-- The subject should be timely. Previous groundwork should leave your research problem ripe for completion, and it should be in an active area with potential for future work and employment. If a field is too crowded, and the subject too prominent, then you risk being "scooped" by a more experienced researcher who is able to work faster than you. In this case, you may be forced to start over again (rather disastrous) or at least publish jointly (possibly a blessing, but surely an inconvenience).
-- Concise theory is essential for all quantitative research. Doctoral students should remember that theory is the "why" of the phenomenon, not the "what" (Dennis and Valacich, 2001). An important point to remember is that theory can summarize prior research, but must go beyond the empirical data to explain why the data are the way they are. On the other hand, Benbasat and Weber (1996) noted many senior members of the IS discipline expound the virtues of reliance on reference disciplines.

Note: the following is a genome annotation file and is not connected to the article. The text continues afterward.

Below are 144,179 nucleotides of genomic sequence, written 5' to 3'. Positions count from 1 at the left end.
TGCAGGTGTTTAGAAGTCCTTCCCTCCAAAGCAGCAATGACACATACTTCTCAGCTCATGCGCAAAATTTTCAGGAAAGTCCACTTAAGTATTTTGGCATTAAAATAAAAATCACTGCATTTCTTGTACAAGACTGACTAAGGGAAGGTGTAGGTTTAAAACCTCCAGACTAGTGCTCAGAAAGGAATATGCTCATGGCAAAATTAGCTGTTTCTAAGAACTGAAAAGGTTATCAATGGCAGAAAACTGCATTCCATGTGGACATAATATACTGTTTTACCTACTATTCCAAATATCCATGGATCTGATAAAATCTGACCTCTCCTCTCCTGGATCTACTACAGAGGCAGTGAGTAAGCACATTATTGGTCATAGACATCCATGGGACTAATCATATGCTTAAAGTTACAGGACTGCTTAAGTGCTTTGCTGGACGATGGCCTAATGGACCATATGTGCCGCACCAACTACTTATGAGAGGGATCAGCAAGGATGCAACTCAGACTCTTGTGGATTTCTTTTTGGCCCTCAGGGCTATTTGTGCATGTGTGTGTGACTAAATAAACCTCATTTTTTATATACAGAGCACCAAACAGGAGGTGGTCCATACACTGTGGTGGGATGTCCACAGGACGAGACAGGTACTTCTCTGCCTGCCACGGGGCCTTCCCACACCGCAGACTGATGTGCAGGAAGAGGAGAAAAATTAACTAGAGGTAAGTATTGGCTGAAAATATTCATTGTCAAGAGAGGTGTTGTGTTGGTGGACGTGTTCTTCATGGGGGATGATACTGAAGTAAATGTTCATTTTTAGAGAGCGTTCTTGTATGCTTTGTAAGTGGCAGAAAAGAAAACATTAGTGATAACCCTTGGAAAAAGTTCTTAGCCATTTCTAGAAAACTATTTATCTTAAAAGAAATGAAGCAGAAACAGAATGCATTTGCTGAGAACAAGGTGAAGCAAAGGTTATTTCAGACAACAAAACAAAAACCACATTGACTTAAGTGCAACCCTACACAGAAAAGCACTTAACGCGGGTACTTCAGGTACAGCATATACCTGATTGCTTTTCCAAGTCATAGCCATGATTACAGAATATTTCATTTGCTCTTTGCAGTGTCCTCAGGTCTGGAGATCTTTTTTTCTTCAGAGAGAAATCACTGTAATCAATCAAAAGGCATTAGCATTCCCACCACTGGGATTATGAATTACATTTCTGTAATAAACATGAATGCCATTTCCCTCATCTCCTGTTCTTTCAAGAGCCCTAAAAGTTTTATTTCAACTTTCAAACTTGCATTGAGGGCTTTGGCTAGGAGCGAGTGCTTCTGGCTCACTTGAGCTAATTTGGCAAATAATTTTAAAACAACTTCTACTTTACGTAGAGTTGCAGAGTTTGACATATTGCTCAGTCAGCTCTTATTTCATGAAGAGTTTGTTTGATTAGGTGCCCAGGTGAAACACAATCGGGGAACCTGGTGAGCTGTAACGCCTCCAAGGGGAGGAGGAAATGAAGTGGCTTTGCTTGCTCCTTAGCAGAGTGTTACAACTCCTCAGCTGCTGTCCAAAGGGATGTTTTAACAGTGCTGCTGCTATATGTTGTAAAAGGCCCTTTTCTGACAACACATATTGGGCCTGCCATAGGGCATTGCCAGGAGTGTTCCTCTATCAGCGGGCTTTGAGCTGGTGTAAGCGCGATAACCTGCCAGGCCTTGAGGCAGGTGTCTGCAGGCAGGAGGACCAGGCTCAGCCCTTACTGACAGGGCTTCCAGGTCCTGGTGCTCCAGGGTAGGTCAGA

-- Your work should lead to a well-defined set of results to which you can lay claim. Also, will the results be interesting? In particular, employment prospects will be lessened if you merely complete a small piece of a very large project or piece of software that is closely identified with your supervisor, or is published with a long list of collaborators. On the other hand, it is impossible to work in a vacuum, and your task can be significantly harder if you don't have a group of people working on closely related problems with which you can interact and share code.
-- The best research show a high level of creativity -- and is often somewhat speculative. It is often unclear at first how the ideas will develop. On the other hand, a multi-layer plan of research is a valuable asset. Disseminate the results in such a way to reach the larger market.